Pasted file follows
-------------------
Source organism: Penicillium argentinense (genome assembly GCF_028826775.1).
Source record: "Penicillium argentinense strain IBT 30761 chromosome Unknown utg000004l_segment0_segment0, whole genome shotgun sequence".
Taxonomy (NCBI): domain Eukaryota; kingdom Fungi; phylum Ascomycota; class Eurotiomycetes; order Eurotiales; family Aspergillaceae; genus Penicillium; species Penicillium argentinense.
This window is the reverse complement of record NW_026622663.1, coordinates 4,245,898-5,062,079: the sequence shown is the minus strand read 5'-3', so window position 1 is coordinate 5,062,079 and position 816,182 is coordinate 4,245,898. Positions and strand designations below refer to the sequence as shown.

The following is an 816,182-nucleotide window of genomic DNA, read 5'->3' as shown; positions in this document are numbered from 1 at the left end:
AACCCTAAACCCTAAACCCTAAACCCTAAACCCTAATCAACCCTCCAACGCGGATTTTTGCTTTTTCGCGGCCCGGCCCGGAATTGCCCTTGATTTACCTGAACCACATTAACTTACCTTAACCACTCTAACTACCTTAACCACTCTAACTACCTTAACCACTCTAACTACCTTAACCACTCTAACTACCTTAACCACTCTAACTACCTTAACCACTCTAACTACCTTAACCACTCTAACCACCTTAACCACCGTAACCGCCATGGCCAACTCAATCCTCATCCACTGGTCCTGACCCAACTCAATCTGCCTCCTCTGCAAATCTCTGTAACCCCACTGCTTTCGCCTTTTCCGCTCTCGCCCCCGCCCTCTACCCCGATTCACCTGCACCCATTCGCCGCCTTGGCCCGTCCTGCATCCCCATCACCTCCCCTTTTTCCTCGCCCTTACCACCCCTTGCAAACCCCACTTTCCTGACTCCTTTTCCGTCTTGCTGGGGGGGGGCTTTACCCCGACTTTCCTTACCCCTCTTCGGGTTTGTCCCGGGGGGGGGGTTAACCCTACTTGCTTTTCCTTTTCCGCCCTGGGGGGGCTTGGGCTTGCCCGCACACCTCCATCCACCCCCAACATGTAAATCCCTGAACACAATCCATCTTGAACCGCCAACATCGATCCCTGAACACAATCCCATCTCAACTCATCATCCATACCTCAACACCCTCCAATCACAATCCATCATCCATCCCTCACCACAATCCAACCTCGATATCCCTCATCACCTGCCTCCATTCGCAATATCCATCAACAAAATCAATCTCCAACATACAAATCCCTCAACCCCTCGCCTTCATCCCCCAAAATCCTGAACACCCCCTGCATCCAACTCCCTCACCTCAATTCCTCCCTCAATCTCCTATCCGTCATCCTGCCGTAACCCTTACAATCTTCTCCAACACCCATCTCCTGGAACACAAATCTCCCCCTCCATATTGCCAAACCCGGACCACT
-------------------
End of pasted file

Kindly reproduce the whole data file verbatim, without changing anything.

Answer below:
Source organism: Penicillium argentinense (genome assembly GCF_028826775.1).
Source record: "Penicillium argentinense strain IBT 30761 chromosome Unknown utg000004l_segment0_segment0, whole genome shotgun sequence".
Taxonomy (NCBI): domain Eukaryota; kingdom Fungi; phylum Ascomycota; class Eurotiomycetes; order Eurotiales; family Aspergillaceae; genus Penicillium; species Penicillium argentinense.
This window is the reverse complement of record NW_026622663.1, coordinates 4,245,898-5,062,079: the sequence shown is the minus strand read 5'-3', so window position 1 is coordinate 5,062,079 and position 816,182 is coordinate 4,245,898. Positions and strand designations below refer to the sequence as shown.

The following is an 816,182-nucleotide window of genomic DNA, read 5'->3' as shown; positions in this document are numbered from 1 at the left end:
AACCCTAAACCCTAAACCCTAAACCCTAAACCCTAATCAACCCTCCAACGCGGATTTTTGCTTTTTCGCGGCCCGGCCCGGAATTGCCCTTGATTTACCTGAACCACATTAACTTACCTTAACCACTCTAACTACCTTAACCACTCTAACTACCTTAACCACTCTAACTACCTTAACCACTCTAACTACCTTAACCACTCTAACTACCTTAACCACTCTAACTACCTTAACCACTCTAACCACCTTAACCACCGTAACCGCCATGGCCAACTCAATCCTCATCCACTGGTCCTGACCCAACTCAATCTGCCTCCTCTGCAAATCTCTGTAACCCCACTGCTTTCGCCTTTTCCGCTCTCGCCCCCGCCCTCTACCCCGATTCACCTGCACCCATTCGCCGCCTTGGCCCGTCCTGCATCCCCATCACCTCCCCTTTTTCCTCGCCCTTACCACCCCTTGCAAACCCCACTTTCCTGACTCCTTTTCCGTCTTGCTGGGGGGGGGCTTTACCCCGACTTTCCTTACCCCTCTTCGGGTTTGTCCCGGGGGGGGGGTTAACCCTACTTGCTTTTCCTTTTCCGCCCTGGGGGGGCTTGGGCTTGCCCGCACACCTCCATCCACCCCCAACATGTAAATCCCTGAACACAATCCATCTTGAACCGCCAACATCGATCCCTGAACACAATCCCATCTCAACTCATCATCCATACCTCAACACCCTCCAATCACAATCCATCATCCATCCCTCACCACAATCCAACCTCGATATCCCTCATCACCTGCCTCCATTCGCAATATCCATCAACAAAATCAATCTCCAACATACAAATCCCTCAACCCCTCGCCTTCATCCCCCAAAATCCTGAACACCCCCTGCATCCAACTCCCTCACCTCAATTCCTCCCTCAATCTCCTATCCGTCATCCTGCCGTAACCCTTACAATCTTCTCCAACACCCATCTCCTGGAACACAAATCTCCCCCTCCATATTGCCAAACCCGGACCACT